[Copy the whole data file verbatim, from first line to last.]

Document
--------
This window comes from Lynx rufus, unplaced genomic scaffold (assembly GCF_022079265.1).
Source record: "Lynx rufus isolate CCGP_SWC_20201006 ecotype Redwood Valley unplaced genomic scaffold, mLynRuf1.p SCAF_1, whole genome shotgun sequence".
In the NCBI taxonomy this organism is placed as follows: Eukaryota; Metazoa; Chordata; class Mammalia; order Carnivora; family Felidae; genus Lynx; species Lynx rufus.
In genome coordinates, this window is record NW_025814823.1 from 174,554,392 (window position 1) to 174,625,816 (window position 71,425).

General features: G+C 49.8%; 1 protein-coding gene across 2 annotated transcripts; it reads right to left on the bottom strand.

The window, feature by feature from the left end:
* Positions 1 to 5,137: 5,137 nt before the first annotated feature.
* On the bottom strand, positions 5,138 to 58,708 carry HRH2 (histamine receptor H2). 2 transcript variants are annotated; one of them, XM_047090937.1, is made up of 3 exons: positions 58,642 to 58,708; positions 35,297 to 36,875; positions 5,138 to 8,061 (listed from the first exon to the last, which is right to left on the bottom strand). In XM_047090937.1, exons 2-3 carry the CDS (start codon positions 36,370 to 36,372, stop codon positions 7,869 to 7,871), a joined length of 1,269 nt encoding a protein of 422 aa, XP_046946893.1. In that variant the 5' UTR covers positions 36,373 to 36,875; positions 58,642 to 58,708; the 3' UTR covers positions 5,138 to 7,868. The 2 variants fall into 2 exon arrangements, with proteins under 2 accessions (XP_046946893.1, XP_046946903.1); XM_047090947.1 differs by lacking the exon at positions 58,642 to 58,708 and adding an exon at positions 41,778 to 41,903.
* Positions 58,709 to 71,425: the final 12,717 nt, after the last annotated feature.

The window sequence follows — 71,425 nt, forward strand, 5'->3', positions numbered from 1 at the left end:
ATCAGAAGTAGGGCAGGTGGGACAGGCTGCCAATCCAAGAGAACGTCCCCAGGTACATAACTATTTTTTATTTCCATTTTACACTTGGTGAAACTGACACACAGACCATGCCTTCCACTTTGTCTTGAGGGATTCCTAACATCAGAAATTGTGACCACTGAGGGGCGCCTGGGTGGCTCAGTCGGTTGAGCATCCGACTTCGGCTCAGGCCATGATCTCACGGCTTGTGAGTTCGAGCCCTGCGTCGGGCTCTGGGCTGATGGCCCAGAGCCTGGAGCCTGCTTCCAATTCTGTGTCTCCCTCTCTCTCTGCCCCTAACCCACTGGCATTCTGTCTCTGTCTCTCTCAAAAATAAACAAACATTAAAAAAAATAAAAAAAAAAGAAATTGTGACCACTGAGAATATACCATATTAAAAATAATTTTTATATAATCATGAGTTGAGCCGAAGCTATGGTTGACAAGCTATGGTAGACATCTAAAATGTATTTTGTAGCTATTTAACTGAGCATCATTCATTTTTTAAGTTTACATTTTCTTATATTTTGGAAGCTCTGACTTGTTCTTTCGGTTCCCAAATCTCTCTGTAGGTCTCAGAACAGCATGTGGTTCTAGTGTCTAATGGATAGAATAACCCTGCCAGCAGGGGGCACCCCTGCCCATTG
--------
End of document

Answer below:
This window comes from Lynx rufus, unplaced genomic scaffold (assembly GCF_022079265.1).
Source record: "Lynx rufus isolate CCGP_SWC_20201006 ecotype Redwood Valley unplaced genomic scaffold, mLynRuf1.p SCAF_1, whole genome shotgun sequence".
In the NCBI taxonomy this organism is placed as follows: Eukaryota; Metazoa; Chordata; class Mammalia; order Carnivora; family Felidae; genus Lynx; species Lynx rufus.
In genome coordinates, this window is record NW_025814823.1 from 174,554,392 (window position 1) to 174,625,816 (window position 71,425).

General features: G+C 49.8%; 1 protein-coding gene across 2 annotated transcripts; it reads right to left on the bottom strand.

The window, feature by feature from the left end:
* Positions 1 to 5,137: 5,137 nt before the first annotated feature.
* On the bottom strand, positions 5,138 to 58,708 carry HRH2 (histamine receptor H2). 2 transcript variants are annotated; one of them, XM_047090937.1, is made up of 3 exons: positions 58,642 to 58,708; positions 35,297 to 36,875; positions 5,138 to 8,061 (listed from the first exon to the last, which is right to left on the bottom strand). In XM_047090937.1, exons 2-3 carry the CDS (start codon positions 36,370 to 36,372, stop codon positions 7,869 to 7,871), a joined length of 1,269 nt encoding a protein of 422 aa, XP_046946893.1. In that variant the 5' UTR covers positions 36,373 to 36,875; positions 58,642 to 58,708; the 3' UTR covers positions 5,138 to 7,868. The 2 variants fall into 2 exon arrangements, with proteins under 2 accessions (XP_046946893.1, XP_046946903.1); XM_047090947.1 differs by lacking the exon at positions 58,642 to 58,708 and adding an exon at positions 41,778 to 41,903.
* Positions 58,709 to 71,425: the final 12,717 nt, after the last annotated feature.

The window sequence follows — 71,425 nt, forward strand, 5'->3', positions numbered from 1 at the left end:
ATCAGAAGTAGGGCAGGTGGGACAGGCTGCCAATCCAAGAGAACGTCCCCAGGTACATAACTATTTTTTATTTCCATTTTACACTTGGTGAAACTGACACACAGACCATGCCTTCCACTTTGTCTTGAGGGATTCCTAACATCAGAAATTGTGACCACTGAGGGGCGCCTGGGTGGCTCAGTCGGTTGAGCATCCGACTTCGGCTCAGGCCATGATCTCACGGCTTGTGAGTTCGAGCCCTGCGTCGGGCTCTGGGCTGATGGCCCAGAGCCTGGAGCCTGCTTCCAATTCTGTGTCTCCCTCTCTCTCTGCCCCTAACCCACTGGCATTCTGTCTCTGTCTCTCTCAAAAATAAACAAACATTAAAAAAAATAAAAAAAAAAGAAATTGTGACCACTGAGAATATACCATATTAAAAATAATTTTTATATAATCATGAGTTGAGCCGAAGCTATGGTTGACAAGCTATGGTAGACATCTAAAATGTATTTTGTAGCTATTTAACTGAGCATCATTCATTTTTTAAGTTTACATTTTCTTATATTTTGGAAGCTCTGACTTGTTCTTTCGGTTCCCAAATCTCTCTGTAGGTCTCAGAACAGCATGTGGTTCTAGTGTCTAATGGATAGAATAACCCTGCCAGCAGGGGGCACCCCTGCCCATTG